In the MUSEFO Project, women in care groups learn about topics like mother, infant and young child nutrition.
Photo: Dominique Uwira

Tackling the double burden of malnutrition

Many low- and middle-income countries are confronted with the phenomenon of nutrition transition. Using developments in Cambodia as an example, our authors demonstrate the consequences this has for people’s health and the attempts being made to address the issue.

The pace of change in demographics and public health has quickened in recent years. Among other factors, urbanisation, economic growth and technological inventions have brought about changes in populations’ health and nutrition status which are described by the US American nutrition and obesity researcher Barry Michael Popkin with five broad nutrition patterns, ranging from collecting food (1), through famine (2), receding famine (3), nutrition-related non-communicable diseases (NR-NCD) (4) and, lastly, to behaviour change (5). The shift between the patterns 3 to 5 is synonymous, for many, with the term nutrition transition, and its associations between nutrition and health are shown in the Figure.  

The rapid shift between the end of famine and overeating along with the emergence of NR-NCD can be found in many low- and middle-income countries, including Cambodia. This pattern shift comes along with a dietary shift from traditional, starchy, low variety, low fat and high-fibre diets towards diets with increased low-quality fat, sugar and refined carbohydrates, and processed foods – the so-called Western diet, which can also be observed in Cambodia. At the same time, activity patterns shift towards a more sedentary lifestyle, leading to a higher energy intake and a lower energy expenditure in general.

How globalisation and the nutrition transition interrelate

The phenomenon of the nutrition transition is the result of a number of demographic, economic, social and behaviour changes that affect daily life in Cambodian society. Globalisation and the implementation of market-oriented agricultural policies during the last decades have led to a more liberal global agricultural marketplace, which enabled food trade, higher foreign direct investments and the expansion of transnational food companies. Thus, globalisation affects the availability of and access to food by changing the way it is produced, processed, procured, distributed and promoted. This has led to major changes in the country’s food culture, with significant shifts in dietary patterns and individual nutritional status. High foreign direct investments in processed foods made them available on local markets, which resulted in increased consumption of these products, often also driven by aggressive food marketing adapted to the local context.

Against this background, two simultaneous mechanisms within the context of globalisation have an effect on dietary choices and consumption habits: dietary convergence (homogenisation of diets with high consumption of animal-source foods, edible oil, sugar, salt and low intake of a variety of staples and fibre; mainly driven by price) and dietary adaption (increased consumption of brand-name processed foods and meals eaten outside the home together with changes in household’s eating behaviour; mainly driven by time constraints, advertising and availability). The change in Cambodia is being brought about by the trend that fewer and fewer traditional healthy dishes are being self-prepared as more food is purchased from outside the home, where it is difficult to control ingredients and cooking procedures. Ultra-processed convenience food has become readily available even in the most remote areas, where it relieves busy mothers increasingly entering the workforce of their already heavy burden at home.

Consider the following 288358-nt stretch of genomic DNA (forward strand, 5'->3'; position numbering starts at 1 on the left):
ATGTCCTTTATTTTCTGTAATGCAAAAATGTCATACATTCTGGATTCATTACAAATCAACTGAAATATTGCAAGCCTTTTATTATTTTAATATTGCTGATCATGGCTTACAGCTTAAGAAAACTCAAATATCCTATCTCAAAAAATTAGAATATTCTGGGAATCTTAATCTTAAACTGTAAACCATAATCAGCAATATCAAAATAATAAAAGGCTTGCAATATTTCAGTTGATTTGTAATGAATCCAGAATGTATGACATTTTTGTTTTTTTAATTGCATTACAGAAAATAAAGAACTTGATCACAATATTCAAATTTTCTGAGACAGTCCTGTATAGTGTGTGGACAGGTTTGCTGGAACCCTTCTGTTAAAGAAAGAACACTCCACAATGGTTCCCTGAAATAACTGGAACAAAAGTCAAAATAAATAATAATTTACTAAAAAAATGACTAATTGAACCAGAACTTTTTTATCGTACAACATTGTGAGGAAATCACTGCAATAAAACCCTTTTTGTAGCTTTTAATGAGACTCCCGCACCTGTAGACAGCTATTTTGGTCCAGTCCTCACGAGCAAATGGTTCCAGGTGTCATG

Apart from globalisation, other factors such as modernisation, urbanisation, and continued economic growth paired with increased household income and wealth have amplified these dynamic shifts in everyday lifestyle, dietary intake and physical activity patterns amongst the Cambodian population. The shift from traditional diets to Western-style diets has been a key contributor to increased obesity rates in this Southeast Asian country. As income continues to rise, individuals can afford an abundance of high-calorie convenience foods whilst at the same time becoming less active, leading to increases in obesity and obesity-related chronic illnesses such as diabetes and heart disease.


Malnutrition occurs in different forms – it is a collective term that includes undernutrition (underweight, stunting, wasting), micronutrient deficiencies and overweight and obesity, often leading to nutrition-related non-communicable diseases (NR-NCD), disproportionately affecting the poorest, minorities and people most vulnerable to food insecurity. Wasting, defined as low weight-for-height, indicates a recent and severe weight loss due to acute undernutrition, while stunting is defined as low height-for-age and results from chronic undernutrition which is usually associated with poor socio-economic status, poor health and inappropriate child feeding early in life. A child suffering from underweight, measured as low weight-for-age, might be wasted, stunted or both. Overweight and obesity on the other hand are defined as an excessive fat accumulation. Persons affected by this condition are too heavy for their height.

The double burden of malnutrition – a particular challenge for Cambodia